I’VE HAD A few ideas for startups. They ranged from white-collar boxing to gamification to one that I am struggling to remember now. The struggle says a lot about the idea.
The truth is that I never found idea-generation hard. Even having focused on a particular idea, I can see unlimited potential avenues to pursue within it.
Someone said that when they were young they thought life was an intricate puzzle to be solved by testing different combinations, but as they grew older they realised that life is much more like a blank canvass that you can paint anything you like on – full of beautiful possibilities.
Startups are the same. There is no one idea that is the best.
About 20 years ago, I was in Boston about the same time as one of my brothers. He was studying law, but for some reason all his friends were doctors. It is very unusual for doctors to be friends with lawyers.
About a decade later I met with the doctors at some event and one asked me what I was doing. I was working in Salesforce, doing very well for myself as vice president of sales in EMEA. At least I thought I was doing well until he looked disappointed at my response.
“Oh, I thought you would be a billionaire by now – you had such a great idea for a business,” he said. “Really?” I asked. I had no idea what he was talking about.
He said I told him about my idea for a business during some night out in Boston in 1994. He was blown away by it. The guy is a surgeon and no slouch intellectually.
“What was the idea?” I asked, and he expressed disbelief that I couldn’t remember it. I pressed him but he couldn’t remember it either. To this day I have no recollection.
I console myself by thinking it was a joke idea that wouldn’t have stood the test of time – even the next morning. Anyway, it doesn’t bother me really. It might have been a good idea, but commercial success has practically nothing to do with the strength of an idea.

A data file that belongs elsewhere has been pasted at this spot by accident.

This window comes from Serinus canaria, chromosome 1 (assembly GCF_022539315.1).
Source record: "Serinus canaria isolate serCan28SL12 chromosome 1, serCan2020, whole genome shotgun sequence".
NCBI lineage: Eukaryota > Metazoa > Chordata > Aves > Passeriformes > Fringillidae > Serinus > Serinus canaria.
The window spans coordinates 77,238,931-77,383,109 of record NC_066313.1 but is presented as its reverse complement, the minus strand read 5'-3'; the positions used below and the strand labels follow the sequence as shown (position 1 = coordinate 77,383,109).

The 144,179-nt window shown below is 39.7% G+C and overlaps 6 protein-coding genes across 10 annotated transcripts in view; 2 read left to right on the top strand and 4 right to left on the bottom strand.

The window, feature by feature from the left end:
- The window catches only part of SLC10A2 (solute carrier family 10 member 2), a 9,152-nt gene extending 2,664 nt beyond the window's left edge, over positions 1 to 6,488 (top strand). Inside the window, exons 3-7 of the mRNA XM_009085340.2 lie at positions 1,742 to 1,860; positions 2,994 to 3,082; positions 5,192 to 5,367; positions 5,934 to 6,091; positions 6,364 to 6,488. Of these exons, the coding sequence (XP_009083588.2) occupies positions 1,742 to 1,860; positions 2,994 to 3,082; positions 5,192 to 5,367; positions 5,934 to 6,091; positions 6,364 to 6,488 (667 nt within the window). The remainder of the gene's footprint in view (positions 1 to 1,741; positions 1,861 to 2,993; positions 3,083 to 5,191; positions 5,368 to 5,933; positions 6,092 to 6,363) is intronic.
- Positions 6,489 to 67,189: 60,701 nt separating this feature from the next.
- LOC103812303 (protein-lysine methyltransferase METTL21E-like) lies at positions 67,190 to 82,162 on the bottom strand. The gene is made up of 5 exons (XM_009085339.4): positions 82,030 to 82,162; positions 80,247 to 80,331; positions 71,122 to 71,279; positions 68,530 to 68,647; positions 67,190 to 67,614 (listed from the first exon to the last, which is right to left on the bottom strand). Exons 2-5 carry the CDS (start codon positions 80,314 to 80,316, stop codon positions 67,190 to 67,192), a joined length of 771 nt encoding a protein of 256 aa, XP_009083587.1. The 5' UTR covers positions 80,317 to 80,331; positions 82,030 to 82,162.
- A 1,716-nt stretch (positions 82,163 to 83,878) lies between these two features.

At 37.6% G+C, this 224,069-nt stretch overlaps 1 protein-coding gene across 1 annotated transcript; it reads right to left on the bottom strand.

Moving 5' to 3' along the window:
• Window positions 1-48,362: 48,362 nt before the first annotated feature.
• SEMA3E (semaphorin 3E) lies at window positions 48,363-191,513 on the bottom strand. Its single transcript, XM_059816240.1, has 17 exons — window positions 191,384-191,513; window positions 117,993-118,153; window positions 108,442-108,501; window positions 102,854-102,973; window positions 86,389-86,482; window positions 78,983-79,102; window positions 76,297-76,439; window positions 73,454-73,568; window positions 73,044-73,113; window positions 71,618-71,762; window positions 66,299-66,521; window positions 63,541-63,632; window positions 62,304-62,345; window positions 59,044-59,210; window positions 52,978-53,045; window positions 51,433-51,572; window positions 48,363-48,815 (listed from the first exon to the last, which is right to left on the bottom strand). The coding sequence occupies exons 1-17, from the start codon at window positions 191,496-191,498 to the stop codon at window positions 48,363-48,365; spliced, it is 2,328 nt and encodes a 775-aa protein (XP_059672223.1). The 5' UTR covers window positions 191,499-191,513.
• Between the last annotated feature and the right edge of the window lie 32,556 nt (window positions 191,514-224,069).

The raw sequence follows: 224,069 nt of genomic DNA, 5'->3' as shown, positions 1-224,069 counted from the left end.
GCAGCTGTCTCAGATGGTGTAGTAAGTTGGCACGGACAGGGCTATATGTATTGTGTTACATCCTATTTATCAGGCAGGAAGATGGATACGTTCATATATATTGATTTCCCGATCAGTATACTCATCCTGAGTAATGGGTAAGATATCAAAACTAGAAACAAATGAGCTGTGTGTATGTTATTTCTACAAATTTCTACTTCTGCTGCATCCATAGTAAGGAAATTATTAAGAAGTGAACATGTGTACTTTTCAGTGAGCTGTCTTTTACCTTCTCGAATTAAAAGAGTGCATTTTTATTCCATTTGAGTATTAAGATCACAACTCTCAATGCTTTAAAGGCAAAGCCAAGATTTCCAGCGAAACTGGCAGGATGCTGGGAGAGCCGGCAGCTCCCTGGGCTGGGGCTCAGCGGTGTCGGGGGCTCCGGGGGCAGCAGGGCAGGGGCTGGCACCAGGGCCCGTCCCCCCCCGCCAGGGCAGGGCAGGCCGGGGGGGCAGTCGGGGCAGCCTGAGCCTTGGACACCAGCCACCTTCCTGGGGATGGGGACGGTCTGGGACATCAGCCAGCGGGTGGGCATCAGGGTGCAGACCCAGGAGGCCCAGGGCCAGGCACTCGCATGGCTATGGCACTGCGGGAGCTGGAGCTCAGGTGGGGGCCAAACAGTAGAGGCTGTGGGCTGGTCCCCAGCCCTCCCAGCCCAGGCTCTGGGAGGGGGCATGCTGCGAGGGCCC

The president of Y-Combinator, Sam Altman, says that the success of a startup is a function of the formula: (idea x product x team x execution x luck).
In his formula, the first four variables are numbers from one to 10 and the last, luck, is a number between one and 10,000. That is from the head of the accelerator behind startups like Airbnb and Dropbox.
The other interesting thing Altman and other Silicon Valley greats say is that the confidence of founders pitching for the accelerator has no correlation with the success of the startup.
Google’s founders offered to sell the company to Yahoo for a few hundred thousand dollars in the early days on the grounds that ‘search’ was solved as a problem. Yahoo had a lot of confidence in their search capability. Sergey and Larry didn’t have that much confidence in their capabilities as founders.
Marc Benioff of Salesforce thought he had a great idea to make enterprise software more like Amazon. He was right but he wasn’t sure that he was the best man to build the company. Investors were even less sure. They found a more suitable CEO.
Marc decided within two years that he could do a better job and took the reins again. The value of the company has gone from tens of millions to tens of billions since.
So back to white-collar boxing. Let me be clear: I’ve never been to a boxing match. I don’t like the sport. It scares me a bit, but I was considering a total departure from the world of software. I had been working in enterprise application sales for 17 years. I wondered what it would be like to do something completely different.
I had run a marathon and loved the process of building up stamina (and muscle) as part of a training regime. The training involved making slow, steady progress. The thought of starting a race with 30,000 other people and not being able to finish it made me focus on sticking to the plan.
The good thing about making public your intention to do something big is that you get good advice. Another friend seemed to be joking when he sent me instructions on how to treat yourself in the event of a cardiac arrest while alone on a run. I’ve some funny friends.